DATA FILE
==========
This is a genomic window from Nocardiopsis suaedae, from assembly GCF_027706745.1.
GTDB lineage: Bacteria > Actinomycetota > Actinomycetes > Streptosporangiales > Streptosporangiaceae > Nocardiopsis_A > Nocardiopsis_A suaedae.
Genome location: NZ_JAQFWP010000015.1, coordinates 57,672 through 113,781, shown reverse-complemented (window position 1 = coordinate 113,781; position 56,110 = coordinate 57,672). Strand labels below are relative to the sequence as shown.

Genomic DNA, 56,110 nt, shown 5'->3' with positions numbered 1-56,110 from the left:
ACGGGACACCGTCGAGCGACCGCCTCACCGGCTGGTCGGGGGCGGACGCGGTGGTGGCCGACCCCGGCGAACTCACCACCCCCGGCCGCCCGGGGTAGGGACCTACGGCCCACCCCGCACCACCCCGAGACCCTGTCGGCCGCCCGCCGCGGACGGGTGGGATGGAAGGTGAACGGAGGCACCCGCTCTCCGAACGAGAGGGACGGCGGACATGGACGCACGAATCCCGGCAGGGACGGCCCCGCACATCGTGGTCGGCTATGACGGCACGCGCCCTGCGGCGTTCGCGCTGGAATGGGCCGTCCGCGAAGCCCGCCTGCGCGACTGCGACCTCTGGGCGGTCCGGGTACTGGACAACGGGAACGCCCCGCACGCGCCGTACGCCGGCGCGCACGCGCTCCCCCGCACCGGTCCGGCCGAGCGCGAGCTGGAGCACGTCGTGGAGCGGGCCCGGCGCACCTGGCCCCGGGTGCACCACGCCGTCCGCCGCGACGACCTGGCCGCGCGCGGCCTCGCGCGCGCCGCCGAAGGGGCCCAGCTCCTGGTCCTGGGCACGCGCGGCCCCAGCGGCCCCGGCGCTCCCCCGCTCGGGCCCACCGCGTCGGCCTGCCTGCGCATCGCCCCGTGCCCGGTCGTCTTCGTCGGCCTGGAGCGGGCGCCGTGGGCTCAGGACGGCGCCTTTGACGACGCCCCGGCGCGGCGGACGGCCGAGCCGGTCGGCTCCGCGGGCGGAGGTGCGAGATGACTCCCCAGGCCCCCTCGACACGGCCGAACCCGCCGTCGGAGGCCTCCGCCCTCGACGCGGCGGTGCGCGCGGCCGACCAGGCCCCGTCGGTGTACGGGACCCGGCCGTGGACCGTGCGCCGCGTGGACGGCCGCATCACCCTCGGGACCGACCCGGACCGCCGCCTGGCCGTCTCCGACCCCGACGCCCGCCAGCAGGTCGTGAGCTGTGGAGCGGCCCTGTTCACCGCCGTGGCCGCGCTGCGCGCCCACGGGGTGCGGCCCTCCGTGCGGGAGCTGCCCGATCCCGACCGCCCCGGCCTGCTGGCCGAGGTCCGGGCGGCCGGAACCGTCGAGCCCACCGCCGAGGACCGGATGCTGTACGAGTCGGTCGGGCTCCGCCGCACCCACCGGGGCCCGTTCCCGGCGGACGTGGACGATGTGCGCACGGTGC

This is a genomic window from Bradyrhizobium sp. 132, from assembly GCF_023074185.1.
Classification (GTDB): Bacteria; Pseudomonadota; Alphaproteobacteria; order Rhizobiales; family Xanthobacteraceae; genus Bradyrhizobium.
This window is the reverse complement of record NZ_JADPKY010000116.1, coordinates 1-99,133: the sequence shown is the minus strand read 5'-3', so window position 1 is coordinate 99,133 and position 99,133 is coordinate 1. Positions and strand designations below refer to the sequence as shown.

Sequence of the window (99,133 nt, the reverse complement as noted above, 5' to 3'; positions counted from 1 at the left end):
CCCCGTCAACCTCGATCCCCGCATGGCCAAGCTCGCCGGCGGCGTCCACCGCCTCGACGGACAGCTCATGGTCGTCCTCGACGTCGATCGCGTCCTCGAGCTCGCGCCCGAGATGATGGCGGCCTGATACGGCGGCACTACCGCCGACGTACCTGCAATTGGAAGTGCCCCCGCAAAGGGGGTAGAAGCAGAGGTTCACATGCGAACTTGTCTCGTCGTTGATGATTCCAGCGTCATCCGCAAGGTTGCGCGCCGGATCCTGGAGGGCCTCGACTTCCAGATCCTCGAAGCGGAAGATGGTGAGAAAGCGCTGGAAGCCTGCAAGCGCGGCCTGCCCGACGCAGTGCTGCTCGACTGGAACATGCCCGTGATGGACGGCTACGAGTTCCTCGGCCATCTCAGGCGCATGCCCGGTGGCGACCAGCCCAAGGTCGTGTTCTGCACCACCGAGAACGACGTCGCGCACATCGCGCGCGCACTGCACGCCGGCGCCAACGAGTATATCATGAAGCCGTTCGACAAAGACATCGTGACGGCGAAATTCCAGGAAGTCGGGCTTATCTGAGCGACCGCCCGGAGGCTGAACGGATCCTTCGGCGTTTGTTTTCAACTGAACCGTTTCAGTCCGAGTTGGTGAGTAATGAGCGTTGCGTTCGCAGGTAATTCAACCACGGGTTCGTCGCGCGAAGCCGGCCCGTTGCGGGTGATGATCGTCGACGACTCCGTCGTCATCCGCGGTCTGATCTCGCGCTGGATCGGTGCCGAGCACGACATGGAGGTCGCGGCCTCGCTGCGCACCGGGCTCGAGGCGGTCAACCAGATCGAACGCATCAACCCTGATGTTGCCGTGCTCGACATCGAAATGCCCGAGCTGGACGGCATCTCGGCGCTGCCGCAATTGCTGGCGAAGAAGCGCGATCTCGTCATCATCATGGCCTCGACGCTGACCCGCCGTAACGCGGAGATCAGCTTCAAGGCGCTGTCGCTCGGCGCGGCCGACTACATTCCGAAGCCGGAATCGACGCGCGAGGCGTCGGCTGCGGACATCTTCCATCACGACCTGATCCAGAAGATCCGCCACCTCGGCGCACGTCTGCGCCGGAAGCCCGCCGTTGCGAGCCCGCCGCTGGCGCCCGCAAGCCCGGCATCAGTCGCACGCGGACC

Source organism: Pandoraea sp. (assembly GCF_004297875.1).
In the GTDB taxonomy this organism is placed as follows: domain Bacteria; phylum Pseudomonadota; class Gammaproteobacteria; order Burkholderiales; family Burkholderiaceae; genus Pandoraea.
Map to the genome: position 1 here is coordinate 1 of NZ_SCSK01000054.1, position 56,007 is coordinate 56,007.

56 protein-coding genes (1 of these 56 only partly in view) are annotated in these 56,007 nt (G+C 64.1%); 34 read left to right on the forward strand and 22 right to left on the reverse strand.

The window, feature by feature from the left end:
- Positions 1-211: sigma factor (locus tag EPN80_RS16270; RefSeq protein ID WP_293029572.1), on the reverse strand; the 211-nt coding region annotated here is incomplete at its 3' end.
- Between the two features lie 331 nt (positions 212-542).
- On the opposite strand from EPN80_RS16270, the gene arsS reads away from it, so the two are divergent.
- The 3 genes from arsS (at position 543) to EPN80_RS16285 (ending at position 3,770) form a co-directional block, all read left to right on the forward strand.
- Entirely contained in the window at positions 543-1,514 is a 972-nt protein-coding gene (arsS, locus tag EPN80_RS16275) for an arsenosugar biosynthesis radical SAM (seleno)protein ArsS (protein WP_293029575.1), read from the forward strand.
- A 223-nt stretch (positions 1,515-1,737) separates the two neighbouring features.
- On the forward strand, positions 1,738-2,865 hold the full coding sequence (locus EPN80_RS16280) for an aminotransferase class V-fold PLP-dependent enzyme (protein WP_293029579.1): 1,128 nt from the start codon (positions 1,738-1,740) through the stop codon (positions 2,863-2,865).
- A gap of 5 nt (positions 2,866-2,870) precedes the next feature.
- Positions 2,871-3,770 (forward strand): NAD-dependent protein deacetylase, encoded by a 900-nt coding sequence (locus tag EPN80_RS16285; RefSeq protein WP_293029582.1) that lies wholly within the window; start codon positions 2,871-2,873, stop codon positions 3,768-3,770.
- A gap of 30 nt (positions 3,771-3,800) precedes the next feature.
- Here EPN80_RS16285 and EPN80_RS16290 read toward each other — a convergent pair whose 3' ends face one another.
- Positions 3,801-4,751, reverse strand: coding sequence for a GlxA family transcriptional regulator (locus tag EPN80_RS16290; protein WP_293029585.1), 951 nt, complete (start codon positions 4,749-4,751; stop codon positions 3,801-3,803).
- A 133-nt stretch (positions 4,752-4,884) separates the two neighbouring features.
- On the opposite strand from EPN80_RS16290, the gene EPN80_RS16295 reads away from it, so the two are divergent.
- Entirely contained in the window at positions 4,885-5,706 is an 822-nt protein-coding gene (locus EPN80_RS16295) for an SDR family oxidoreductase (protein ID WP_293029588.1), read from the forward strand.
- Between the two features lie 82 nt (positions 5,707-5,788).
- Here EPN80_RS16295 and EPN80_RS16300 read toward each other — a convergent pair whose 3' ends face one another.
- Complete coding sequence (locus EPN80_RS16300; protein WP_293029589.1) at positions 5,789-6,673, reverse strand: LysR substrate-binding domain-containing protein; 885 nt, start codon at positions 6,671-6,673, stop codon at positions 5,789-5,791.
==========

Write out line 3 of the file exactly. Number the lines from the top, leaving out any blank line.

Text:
Genome location: NZ_JAQFWP010000015.1, coordinates 57,672 through 113,781, shown reverse-complemented (window position 1 = coordinate 113,781; position 56,110 = coordinate 57,672). Strand labels below are relative to the sequence as shown.